The screening of phyto-pesticides for potential adverse effects on human health
Shoko, Yeukai Phoebe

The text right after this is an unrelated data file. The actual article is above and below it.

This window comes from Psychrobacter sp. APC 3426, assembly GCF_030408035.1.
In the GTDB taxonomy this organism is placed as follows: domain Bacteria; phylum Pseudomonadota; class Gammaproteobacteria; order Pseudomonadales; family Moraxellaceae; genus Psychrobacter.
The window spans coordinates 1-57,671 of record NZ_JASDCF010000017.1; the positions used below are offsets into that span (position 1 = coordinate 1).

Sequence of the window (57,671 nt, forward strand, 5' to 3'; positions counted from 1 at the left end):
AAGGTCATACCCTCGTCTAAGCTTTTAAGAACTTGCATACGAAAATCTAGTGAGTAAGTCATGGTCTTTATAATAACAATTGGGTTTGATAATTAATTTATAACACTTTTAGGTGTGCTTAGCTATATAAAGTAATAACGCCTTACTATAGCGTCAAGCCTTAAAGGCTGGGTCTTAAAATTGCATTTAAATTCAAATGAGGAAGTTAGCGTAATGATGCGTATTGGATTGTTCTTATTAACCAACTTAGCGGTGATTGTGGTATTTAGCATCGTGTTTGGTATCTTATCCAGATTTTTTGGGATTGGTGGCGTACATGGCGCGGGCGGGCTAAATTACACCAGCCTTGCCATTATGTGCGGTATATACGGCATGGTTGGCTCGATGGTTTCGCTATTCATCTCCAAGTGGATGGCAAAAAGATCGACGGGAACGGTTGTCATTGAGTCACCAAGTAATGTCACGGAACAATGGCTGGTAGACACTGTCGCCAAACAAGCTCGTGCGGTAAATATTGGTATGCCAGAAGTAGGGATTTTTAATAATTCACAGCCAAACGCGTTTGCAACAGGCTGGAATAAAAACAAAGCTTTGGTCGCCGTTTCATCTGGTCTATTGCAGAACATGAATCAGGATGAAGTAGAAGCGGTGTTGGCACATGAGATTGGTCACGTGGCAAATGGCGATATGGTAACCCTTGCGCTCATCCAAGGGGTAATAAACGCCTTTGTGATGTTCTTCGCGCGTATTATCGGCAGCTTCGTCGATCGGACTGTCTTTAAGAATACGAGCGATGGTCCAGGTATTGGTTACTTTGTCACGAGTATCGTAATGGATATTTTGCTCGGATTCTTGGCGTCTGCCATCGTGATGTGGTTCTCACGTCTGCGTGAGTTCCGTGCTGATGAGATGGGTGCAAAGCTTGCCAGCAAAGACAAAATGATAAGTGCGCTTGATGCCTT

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Pesticides are designed to control or eliminate pests such as insects, rodents, weeds, bacteria, and fungi. They are used at a global scale for agricultural produce. Although pesticides play a significant role in increasing food production and eliminating diseases, exposure to pesticides may be harmful to non-target organisms. As a result concern over safety and esistance to pesticides has increased and there is pressure to reduce use and search for more environmentally and toxicologically safe and efficacious pesticides. Most pesticides currently in use are synthetic; therefore an alternative to synthetic pesticides is the use of naturally occurring products/ botanicals with pesticidal properties. Two plants indigenous to South African with pesticidal properties were chosen for this study. Dicerothamnus rhinocerotis (D. rhinocerotis) and Galenia africana (G. africana) have potential antifungal properties thus, may have potential use on agricultural produce as fungicides. Galenia africana and D. rhinocerotis extracts inhibit growth of B. cinerea (a fungal pathogen) at concentrations greater than 31.25 mg/ml and 125mg/ml respectively. A major consideration in approving pesticides for use is whether they pose an unreasonable risk to humans and to the environment. Toxicity studies are required to determine the safety of the plant extracts. The purpose of this study was to evaluate potential toxicity of ethanol extracts of D. rhinocerotis and G. africana, which is important when designing practices to reduce or eliminate excess exposure to them. Natural plant products with pesticidal properties could provide an alternative to synthetic pesticides and may thus effectively reduce resistance levels. This first objective of this study was to assess the cytotoxicity of D. rhinocerotis and G. africana on human cell cultures. Human whole blood and the human breast adenocarcinoma cell line (MCF-7) were treated with varying concentrations of the plant extracts and cytotoxicity determined. Cytotoxicity was measured using several biomarkers. Inhibiotory concentration for a 50% effect (IC50) and no observable effect level (NOEL) values were obtained for D. rhinocerotis and G. africana. The results showed that extracts of D. rhinocerotis and G. africana had cytotoxic effects on the cell cultures. The second objective of this study was to determine the ecotoxicity of D. rhinocerotis and G. africana. A series of acute toxicity tests, with effective concentration for a 50% effect (EC50) and lethal concentration for a 50% effect (LC50) as biomarkers, were conducted to estimate the potential environmental effect of the two plants. The tests were carried out using Vibrio fischeri, Selenastrum capricornutum, Daphnia pulex, and Poecilia reticulata as bioindicators. Results obtained showed that G. africana had higher toxicity units than D. rhinocerotis, thus showing that G. africana is more toxic to the aquatic species used as compared to D. rhinocerotis. The third objective of this study was to investigate the immunomodulatory effects of the two plant extracts. This was achieved by using mouse spleen cell cultures. Exposure of pesticides to the immune system may result in alteration of the normal immune functions. The cytokines IFN-γ and IL-4 were used as biomarkers to determine the T-cell activity of the immune system when exposed to the two botanical products. The results obtained showed that both D. rhinocerotis and G. africana decrease of the cytokines interferongamma (IFN-γ) and interleukin-4 (IL-4), thus may have immunotoxic effects. The fourth objective was to investigate the hepatotoxicity of the two plant extracts. Injury to the liver was investigated using a range of clinical biochemical tests that monitor liver enzyme activity and metabolic activity. Primary liver cell cultures were exposed to the plant products in question, after which the biochemical tests were carried out. The enzymes that were monitored were alanine aminotrasferase (ALT), aspartate aminotransferase (AST), alkaline phosphatase (ALP) and lactate dehydrogenase (LDH). The results obtained showed that both of D. rhinocerotis and G. africana may have effects on the liver, as shown by the increased levels of enzymes released from cells upon exposure to plant extracts. The final objective of this study was to investigate the effect of the two plants on the male reproductive system. Injury to the male reproductive system was investigated using testicular cell cultures. Primary cell cultures were stimulated with luteinizing-hormone (LH) and exposed to the plant extracts. LH results in the production of testosterone, thus testosterone was used as a biomarker for assessing reproductive toxicity. The results obtained showed that both of D. rhinocerotis and G. africana have effects on the male reproductive system, as shown by the decreased testosterone secretion. Botanicals provide a simple, inexpensive and environmentally friendly (non-pollution and lesser toxicological concerns) alternative for pest control. However, motivation for the commercial use of botanicals as pesticides requires validating the efficacy of the plant as a pesticide, and also assessing its effects on human health and the environment. An important component of this evaluation involves toxicity studies, which enables cautions of dangerous practices and toxic effects of the plants to be issued.